Aims (1) and (2) are direct tests of parts (i) and (ii) of the hypothesis. (3) The PAO cDNA gene sequence from oat will be used as a gene probe to attempt the isolation of the human PAO gene from kidney and liver cDNA libraries. A characterized human PAO gene will make possible the development of a molecular biological approach to investigate the role of PAO in generating H2O2 and its alleged role to elicit animal apoptosis. (4) The cDNA gene sequence of a signal peptide for the PAO gene will be ligated to a gene coding for a green fluorescent protein (GFP). The fusion protein produced from this construction will be analyzed by fluorescent imaging techniques in tissues of alfalfa and oat plants transformed with this construction in order to identify the subcellular localization of PAO. In situ labeling of PAO by immunogold antibody reagents and electronmicroscopic analysis, will corroborate the localization studies by the GFP fusion protein technique. These results will aid in localizing the origin of events that initiate PAO-dependent apoptosis.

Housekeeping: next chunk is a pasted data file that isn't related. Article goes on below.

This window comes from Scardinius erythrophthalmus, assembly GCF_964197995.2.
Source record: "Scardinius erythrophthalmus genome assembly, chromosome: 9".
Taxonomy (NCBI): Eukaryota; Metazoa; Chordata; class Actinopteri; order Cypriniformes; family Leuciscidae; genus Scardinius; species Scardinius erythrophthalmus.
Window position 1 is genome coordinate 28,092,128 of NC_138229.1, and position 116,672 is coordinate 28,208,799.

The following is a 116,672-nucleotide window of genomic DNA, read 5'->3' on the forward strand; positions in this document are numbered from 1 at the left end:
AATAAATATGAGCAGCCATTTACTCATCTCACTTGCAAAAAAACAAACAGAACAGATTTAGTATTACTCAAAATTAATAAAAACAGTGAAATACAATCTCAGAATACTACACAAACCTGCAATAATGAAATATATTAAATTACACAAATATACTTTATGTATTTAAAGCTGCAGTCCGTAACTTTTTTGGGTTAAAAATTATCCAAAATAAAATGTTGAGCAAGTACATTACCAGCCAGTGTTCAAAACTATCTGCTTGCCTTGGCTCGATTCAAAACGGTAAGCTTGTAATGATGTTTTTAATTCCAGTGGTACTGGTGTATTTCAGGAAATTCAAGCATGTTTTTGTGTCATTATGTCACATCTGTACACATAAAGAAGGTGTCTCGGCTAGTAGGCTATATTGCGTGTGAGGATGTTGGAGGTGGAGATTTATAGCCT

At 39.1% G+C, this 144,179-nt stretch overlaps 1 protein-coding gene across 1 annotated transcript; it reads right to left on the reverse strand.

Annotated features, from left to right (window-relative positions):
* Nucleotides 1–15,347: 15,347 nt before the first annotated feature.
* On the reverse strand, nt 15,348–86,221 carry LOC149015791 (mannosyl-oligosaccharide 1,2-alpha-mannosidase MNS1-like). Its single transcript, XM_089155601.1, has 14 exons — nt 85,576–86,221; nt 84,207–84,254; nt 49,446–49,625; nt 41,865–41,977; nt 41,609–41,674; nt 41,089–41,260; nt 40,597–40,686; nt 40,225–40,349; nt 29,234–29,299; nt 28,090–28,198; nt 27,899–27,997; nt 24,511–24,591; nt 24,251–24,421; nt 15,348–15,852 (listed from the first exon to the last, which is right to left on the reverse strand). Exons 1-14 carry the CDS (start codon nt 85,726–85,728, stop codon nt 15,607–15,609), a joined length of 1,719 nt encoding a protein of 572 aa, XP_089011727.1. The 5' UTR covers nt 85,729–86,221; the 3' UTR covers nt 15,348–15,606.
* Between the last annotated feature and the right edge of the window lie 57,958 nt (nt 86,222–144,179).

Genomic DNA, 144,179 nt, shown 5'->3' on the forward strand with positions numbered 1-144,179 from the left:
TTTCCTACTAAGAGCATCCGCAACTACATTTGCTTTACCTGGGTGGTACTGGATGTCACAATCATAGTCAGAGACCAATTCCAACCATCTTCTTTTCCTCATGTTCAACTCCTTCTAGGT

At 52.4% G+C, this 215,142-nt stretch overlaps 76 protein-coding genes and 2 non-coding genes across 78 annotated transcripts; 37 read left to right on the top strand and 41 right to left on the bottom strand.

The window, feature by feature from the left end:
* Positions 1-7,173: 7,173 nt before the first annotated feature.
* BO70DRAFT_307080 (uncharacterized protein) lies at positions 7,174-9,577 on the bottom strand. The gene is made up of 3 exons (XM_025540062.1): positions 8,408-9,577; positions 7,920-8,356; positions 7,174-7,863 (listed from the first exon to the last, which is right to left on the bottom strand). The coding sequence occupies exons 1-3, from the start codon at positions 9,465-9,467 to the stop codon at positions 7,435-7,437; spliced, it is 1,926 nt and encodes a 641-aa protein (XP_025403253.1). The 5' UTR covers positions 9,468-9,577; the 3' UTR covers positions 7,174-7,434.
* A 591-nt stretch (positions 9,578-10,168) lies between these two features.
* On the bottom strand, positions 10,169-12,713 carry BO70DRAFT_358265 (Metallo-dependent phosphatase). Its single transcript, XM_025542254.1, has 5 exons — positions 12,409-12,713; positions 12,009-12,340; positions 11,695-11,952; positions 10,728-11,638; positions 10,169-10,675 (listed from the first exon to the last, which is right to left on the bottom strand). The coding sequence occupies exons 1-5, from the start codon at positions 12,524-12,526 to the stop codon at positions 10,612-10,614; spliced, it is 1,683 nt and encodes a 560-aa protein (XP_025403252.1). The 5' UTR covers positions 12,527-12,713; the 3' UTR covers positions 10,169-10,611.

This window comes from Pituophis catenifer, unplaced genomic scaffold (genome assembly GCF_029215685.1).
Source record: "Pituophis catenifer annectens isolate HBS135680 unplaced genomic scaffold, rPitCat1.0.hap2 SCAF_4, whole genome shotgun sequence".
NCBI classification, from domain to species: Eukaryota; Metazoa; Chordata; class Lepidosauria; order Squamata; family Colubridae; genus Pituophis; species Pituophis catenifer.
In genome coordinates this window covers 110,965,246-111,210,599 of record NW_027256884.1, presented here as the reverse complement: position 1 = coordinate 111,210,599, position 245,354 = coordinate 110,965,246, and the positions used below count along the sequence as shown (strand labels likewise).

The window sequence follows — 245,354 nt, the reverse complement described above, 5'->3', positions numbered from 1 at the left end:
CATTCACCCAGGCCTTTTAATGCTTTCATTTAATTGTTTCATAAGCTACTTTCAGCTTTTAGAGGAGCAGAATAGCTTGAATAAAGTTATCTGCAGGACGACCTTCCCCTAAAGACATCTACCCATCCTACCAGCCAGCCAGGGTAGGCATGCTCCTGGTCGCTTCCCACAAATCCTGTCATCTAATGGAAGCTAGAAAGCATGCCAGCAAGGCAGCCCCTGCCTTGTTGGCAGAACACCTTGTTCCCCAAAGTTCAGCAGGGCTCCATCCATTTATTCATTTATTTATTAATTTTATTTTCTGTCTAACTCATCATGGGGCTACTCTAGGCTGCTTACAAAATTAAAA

• G. D. Kuehn and G.C. Phillips.  2005.  Role of Polyamines in Apoptosis and Other Recent Advances in Plant Polyamines.  Critical Reviews in Plant Sciences 24:1-8.
  • G. D. Kuehn. 2005.  Bridges to American Indian Students in Community Colleges Program.  Science 307:1685.  [Invited Contribution to Science Next Wave at <> , March 18th issue.
  • Cloning, Isolation and Sequence of the Gene for Polyamine Oxidase from Avena sativa L. (Oat.) Gardner-Johnson, Yvette J., A. Dharma, N. Dong, G.C. Phillips, D. Benn. and G.D. Kuehn (2000) Plant Physiology, in review.
  • Natural Polyamines and Their Biological Consequences in Mammals. Patoaka, J. and G.D. Kuehn (1999) Acta Medica, in press.
  • Occurrence of uncommon polyamines in cultured tissues of maize Koc, E.C., S. Bagga, D.D. Songstad, S.R. Betz, G.D. Kuehn, and G.C. Phillips (1998) In Vitro Cellular and Developmental Biology-Plant 34: 252-255.